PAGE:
Thursday, July 26, 2018

Barnabas Tew and the Case of the Missing Scarab by Columbkill Noonan - Book Blitz


 Barnabas Tew and the Case of the Missing Scarab


Barnabas Tew, a detective in Victorian London, is having a hard time making a name for himself, probably because most of his clients end up dead before he can solve their cases. His luck is about to change, though, for better or worse: Anubis, the Egyptian god of the dead, notices him and calls him to the Egyptian underworld. A terrible kidnapping has occurred; one that promises to put an end to the status quo and could perhaps even put an end to the entire world. It is up to Barnabas (along with his trusty assistant, Wilfred) to discover the culprit and set things to right. Can he turn his luck around and solve the most important case of his life?

Purchase Link - mybook.to/Barnabas


Q&A
Columbkill Noonan is our guest today, and she’ll be talking about her book, which is the first installment in the best-selling Barnabas Tew series, “Barnabas Tew and the Case of the Missing Scarab”, since today marks its first birthday! We’ll be talking about (what else?) Egyptian mythology!
“Missing Scarab” is based on the mythology of Ancient Egypt. What interested you specifically in Egyptian lore?
Egyptian mythology is very rich and layered…there’s no shortage of personalities and stories to choose from. Add to that the fact that many of the gods and goddesses are outlandish (having the heads of jackals and crocodiles and falcons and what-not) and you’ve got a treasure trove of raw material to work with.
Did you have a favorite god or goddess while writing the book?
I really like Anti. He was grumpy and a bit of a curmudgeon which played delightfully alongside Barnabas’ own unique personality.
A least favorite one?
To be honest I enjoyed them all, even the villains. Maybe especially the villains…
The second book in the series, “The Case of the Nine Worlds”, is set in the nine worlds of Viking mythology. How are the mythologies of Egypt different from those of the Vikings? How are they similar?
They are similar in that there is a large pantheon of gods and goddesses in both, and the politics in both are extraordinarily complicated. And they both have a focus on “good” vs. “evil”. One big difference is that in Egyptian mythology good and evil fight on a daily basis, whereas in Viking mythology things tend to be a bit more cyclical, and the ne’er-do-wells, if you will, are more tolerated and less ostracized than they are in the Egyptian world.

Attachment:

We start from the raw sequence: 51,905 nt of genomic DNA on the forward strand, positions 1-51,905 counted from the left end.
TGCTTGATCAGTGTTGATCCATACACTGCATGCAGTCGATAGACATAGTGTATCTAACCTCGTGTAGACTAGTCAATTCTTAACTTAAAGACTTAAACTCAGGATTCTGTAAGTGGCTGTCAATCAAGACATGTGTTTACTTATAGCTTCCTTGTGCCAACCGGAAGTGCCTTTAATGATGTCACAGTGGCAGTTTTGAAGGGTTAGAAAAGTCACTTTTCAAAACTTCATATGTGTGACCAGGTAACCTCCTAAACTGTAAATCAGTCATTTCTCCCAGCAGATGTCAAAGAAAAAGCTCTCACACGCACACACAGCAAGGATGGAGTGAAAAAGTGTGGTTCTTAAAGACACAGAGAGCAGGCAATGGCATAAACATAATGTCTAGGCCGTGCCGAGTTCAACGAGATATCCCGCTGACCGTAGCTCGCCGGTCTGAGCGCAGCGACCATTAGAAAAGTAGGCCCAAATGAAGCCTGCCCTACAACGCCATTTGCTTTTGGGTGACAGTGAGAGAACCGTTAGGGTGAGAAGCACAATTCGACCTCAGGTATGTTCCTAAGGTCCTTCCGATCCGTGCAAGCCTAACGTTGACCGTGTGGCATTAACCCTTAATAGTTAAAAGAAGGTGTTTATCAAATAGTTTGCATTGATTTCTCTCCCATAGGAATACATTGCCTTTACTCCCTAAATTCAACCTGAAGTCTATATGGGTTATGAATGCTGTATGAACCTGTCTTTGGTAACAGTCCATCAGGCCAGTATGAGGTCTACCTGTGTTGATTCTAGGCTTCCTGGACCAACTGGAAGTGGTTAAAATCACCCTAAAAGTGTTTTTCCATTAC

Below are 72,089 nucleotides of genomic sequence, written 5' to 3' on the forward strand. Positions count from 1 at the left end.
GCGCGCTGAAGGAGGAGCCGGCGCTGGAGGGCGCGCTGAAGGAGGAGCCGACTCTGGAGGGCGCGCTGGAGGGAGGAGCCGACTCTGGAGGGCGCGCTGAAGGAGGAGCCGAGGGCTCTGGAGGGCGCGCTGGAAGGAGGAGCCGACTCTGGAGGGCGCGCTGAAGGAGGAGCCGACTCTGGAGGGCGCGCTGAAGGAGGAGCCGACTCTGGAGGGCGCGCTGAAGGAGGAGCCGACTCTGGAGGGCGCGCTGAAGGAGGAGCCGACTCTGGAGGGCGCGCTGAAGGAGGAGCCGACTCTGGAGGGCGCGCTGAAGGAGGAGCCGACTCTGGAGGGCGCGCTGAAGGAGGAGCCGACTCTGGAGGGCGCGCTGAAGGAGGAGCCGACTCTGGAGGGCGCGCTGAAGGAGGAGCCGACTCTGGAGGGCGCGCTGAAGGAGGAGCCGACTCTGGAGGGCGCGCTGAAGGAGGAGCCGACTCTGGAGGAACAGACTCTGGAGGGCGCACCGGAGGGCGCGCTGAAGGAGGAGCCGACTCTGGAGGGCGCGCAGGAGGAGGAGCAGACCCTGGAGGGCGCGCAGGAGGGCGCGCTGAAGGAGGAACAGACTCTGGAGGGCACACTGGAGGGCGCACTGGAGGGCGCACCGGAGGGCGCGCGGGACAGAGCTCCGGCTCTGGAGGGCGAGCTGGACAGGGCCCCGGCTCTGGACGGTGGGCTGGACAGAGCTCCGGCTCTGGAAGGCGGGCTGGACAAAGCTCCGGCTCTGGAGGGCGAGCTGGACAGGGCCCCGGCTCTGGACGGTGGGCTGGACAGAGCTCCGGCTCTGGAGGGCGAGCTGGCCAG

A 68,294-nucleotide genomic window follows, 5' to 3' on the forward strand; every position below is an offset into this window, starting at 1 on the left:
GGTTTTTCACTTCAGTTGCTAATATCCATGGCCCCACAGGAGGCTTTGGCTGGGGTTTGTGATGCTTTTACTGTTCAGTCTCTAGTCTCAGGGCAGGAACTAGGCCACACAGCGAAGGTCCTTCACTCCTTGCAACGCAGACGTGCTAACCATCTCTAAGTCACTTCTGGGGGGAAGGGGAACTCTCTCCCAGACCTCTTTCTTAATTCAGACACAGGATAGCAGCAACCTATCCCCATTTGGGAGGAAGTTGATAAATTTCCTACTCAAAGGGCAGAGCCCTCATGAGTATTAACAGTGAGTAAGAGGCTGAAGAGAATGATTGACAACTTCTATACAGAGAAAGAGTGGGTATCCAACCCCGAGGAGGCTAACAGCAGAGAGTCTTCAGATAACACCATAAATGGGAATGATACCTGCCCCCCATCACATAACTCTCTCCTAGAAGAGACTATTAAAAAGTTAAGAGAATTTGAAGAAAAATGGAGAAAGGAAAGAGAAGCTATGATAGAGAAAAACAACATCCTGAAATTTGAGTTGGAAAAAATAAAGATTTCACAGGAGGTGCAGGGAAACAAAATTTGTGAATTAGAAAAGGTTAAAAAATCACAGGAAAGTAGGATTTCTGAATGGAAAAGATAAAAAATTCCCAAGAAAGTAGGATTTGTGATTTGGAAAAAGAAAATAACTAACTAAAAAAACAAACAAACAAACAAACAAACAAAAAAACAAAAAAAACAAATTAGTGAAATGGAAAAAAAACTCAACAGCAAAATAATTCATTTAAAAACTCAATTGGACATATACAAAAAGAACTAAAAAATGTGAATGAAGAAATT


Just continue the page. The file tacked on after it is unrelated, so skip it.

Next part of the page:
How did you approach researching for these books?
I’m lucky to teach at a university, with all the resources a university library can provide. I like to get books from the library (or from a bookstore, or Amazon) and write out “profiles” of each of the gods and goddesses. Then I use that to choose the ones to include in the story, and construct a plot around their personalities.
Do you enjoy that process?
I do, I have the most fun in the research part. I’d say it’s my favorite.
What other mythologies interest you?
The Mayans are fascinating, with so many interesting stories and characters. I’m also very interested in the Hindu and Buddhist worlds. Mongolia is also a place I am fascinated with; I’m trying to find a way to incorporate a trip into the Mongolia of the Khans for poor Barnabas and Wilfred into a future book.
Can you tell us where Barnabas and Wilfred might go next? A sort of “sneak preview”, if you will?
I’ll give you a hint: I’ve mentioned it somewhere in the answers above!


  

Author Bio – Columbkill Noonan lives in Baltimore, Maryland, USA, where she teaches yoga and Anatomy and Physiology.  Her work has appeared in numerous anthologies and magazines. Her first novel, “Barnabas Tew and the Case of the Missing Scarab” by Crooked Cat Books, was released in 2017, and her latest work, “Barnabas Tew and the Case of the Nine Worlds”, is set to be released in September 2018.
In her spare time, Columbkill enjoys hiking, paddle boarding, aerial yoga, and riding her rescue horse, Mittens. To learn more about Columbkill please feel free to visit her website (www.columbkill.weebly.com), on Facebook (www.facebook.com/ColumbkillNoonan) or on Twitter (@ColumbkillNoon1).

Social Media Links –  Facebook: https://www.facebook.com/ColumbkillNoonan/
                                       Twitter: https://twitter.com/columbkillnoon1?lang=en


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